Jersey Milk is a functionally abandoned chocolate bar.
Yes, it still exists. You can find it without any difficulty in Canada at theatre concessions, in corner stores and in supermarkets. But despite its existence, it’s like nobody wants to talk about it. It hums along merrily without any fanfare, existing on the fringes of Canadian chocolate, still satisfying a niche base of customers who are loyal enough to keep it in production.
Trying to find any information on Jersey Milk is a nearly impossible task. You’d think that I’d be able to find some sort of history or timeline on the internet, but nope. Even the website address listed on the package, www.snackworks.ca, has a logo for the product, but no further information. In an industry that’s dominated by puffed-up marketing and hilarious claims of authenticity and history, Jersey Milk has done some kind of magic in flying completely under the radar. And yet you’ll have no trouble finding it in Canada.
I did manage to find this vintage ad on YouTube, but it trades on nostalgia instead of providing any information about the bar itself. What makes it special? Is there something unique about the chocolate that sets it apart from the dozens of other plain milk chocolate bars on the market? In the most basic comparison possible, what makes it different from Dairy Milk, the far more marketed chocolate bar owned by the same company as Jersey Milk – Mondelez.
But what does it taste like?
Lightly sour dairy melts into caramel sweetness before filling the mouth with creamy milk chocolate flavours. It’s smooth and rich, with a barn full of dairy. This isn’t the sort of bar where you’ll taste the terroir of the cocoa. But eating it one square at a time, letting it dissolve on the tongue, is perfectly satisfying. It’s rich without a fatty mouthfeel.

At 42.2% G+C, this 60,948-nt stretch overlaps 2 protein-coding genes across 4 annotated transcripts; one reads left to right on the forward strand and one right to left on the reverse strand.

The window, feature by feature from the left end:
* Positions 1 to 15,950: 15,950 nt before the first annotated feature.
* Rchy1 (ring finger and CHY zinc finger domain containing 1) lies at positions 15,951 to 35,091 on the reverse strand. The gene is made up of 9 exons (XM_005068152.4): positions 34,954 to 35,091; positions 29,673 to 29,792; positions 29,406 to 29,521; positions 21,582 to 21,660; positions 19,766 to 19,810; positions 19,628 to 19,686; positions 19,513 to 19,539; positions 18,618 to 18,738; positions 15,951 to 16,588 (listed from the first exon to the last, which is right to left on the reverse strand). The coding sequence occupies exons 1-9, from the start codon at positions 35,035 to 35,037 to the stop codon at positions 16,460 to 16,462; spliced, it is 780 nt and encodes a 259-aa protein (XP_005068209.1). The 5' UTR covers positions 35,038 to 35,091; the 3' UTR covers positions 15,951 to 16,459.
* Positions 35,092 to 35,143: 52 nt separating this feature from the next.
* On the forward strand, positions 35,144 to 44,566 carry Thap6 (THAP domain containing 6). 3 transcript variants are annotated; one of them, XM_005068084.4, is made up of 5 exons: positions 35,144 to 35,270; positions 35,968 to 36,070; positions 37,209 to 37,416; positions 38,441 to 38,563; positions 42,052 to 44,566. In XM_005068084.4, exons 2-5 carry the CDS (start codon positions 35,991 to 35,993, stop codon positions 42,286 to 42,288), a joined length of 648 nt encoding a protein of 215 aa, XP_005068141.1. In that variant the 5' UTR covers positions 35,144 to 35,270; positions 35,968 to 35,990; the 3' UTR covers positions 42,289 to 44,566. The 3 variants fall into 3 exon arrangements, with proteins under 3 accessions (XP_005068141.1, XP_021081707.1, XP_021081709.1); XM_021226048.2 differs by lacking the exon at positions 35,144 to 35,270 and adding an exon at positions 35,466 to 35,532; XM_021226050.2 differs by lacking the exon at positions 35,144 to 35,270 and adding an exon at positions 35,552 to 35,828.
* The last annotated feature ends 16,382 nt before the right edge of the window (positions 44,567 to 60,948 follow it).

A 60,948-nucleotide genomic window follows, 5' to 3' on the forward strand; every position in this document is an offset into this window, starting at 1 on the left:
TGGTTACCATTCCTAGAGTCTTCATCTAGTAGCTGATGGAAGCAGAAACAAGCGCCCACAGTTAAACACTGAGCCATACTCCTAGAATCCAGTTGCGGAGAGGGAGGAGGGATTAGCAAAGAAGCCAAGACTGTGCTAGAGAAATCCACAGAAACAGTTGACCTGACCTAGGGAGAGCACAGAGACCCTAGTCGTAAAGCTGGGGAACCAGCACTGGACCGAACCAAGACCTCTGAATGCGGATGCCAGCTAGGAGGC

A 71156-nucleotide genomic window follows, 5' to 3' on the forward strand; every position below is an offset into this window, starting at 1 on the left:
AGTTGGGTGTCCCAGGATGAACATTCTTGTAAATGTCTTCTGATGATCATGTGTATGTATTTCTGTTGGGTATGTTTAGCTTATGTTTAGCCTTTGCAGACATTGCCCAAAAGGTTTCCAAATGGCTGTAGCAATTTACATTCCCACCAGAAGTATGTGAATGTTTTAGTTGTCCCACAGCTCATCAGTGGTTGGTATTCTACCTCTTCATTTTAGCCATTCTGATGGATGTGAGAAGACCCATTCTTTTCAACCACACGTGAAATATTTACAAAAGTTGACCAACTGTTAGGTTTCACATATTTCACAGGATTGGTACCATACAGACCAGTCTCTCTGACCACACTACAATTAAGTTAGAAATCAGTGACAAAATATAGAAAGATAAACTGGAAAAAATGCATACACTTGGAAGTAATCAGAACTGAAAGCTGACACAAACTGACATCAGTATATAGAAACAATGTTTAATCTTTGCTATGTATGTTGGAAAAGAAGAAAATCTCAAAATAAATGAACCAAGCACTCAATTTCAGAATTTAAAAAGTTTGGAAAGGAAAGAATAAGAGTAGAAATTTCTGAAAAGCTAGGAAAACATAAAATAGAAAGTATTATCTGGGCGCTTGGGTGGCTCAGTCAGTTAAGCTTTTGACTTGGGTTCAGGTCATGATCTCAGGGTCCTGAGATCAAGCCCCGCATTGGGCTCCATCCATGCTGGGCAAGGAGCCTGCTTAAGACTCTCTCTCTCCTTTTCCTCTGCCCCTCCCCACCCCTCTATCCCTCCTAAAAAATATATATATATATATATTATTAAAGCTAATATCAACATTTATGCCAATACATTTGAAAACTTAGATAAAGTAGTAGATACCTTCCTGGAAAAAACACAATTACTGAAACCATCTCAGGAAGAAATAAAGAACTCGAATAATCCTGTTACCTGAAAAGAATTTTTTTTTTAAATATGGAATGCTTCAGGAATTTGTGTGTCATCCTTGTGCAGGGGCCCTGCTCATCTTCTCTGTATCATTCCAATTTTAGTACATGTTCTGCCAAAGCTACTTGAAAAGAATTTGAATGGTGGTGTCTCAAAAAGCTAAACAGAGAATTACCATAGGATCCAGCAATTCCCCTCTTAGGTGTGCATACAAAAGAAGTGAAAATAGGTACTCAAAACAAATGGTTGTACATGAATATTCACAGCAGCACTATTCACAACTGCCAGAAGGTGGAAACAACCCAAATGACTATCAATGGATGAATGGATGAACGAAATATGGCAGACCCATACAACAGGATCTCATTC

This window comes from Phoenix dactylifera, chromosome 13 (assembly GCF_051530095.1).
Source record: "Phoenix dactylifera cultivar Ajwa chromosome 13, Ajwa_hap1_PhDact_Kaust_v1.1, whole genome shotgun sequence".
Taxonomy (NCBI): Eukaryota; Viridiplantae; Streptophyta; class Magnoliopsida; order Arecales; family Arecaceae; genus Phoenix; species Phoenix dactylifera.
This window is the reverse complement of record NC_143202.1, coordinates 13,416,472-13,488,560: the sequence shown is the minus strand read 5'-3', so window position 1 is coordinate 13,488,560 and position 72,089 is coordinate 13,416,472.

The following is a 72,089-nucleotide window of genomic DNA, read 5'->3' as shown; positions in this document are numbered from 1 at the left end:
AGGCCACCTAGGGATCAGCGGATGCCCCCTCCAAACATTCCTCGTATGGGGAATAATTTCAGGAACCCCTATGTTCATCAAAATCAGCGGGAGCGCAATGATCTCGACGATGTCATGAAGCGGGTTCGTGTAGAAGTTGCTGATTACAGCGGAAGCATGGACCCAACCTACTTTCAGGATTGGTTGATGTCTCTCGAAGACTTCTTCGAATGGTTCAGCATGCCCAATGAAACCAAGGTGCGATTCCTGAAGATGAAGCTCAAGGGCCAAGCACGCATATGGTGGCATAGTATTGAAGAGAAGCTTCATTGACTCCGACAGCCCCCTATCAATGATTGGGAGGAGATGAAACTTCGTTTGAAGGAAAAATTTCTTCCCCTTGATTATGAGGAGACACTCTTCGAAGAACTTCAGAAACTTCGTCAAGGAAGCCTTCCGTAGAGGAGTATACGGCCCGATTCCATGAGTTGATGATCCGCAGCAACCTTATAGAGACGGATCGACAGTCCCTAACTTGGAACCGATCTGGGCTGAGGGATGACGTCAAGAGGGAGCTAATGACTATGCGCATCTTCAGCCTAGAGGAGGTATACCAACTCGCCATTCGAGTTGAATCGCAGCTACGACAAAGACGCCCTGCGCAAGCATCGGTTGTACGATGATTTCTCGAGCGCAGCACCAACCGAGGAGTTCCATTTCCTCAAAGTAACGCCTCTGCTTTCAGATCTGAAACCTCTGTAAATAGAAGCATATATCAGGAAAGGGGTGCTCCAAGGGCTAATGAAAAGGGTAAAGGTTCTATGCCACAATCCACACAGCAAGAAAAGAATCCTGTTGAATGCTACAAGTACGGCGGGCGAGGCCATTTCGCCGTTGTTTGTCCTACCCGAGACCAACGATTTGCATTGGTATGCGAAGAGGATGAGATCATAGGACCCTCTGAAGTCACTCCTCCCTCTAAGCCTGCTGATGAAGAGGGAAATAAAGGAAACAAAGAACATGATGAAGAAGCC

For the sake for comparison, I tried a Canadian Dairy Milk bar side by side with the Jersey Milk, and I found the Dairy Milk had less sour milk taste and more of a dull hot chocolate flavour and fatty texture that took some work to dissolve. I couldn’t place it at first, but the Dairy Milk reminded me of the chocolate part of that freeze-fried Neapolitan astronaut ice cream that they sell at science centre gift shops.
Price: $1.50 for a 45-gram chocolate bar at Winston’s convenience store in downtown Edmonton.
Value for Money: On par for a chocolate bar.
Availability: Not universal, but still easy to find in Canada.
Nutrition: 230 calories per 45-gram bar.
Verdict: A classic Canadian milk chocolate bar that still somehow exists. Is it the finest milk chocolate in the world? No. But it’s still a good chocolate bar if you’re looking for something simple, without any flashy distractions.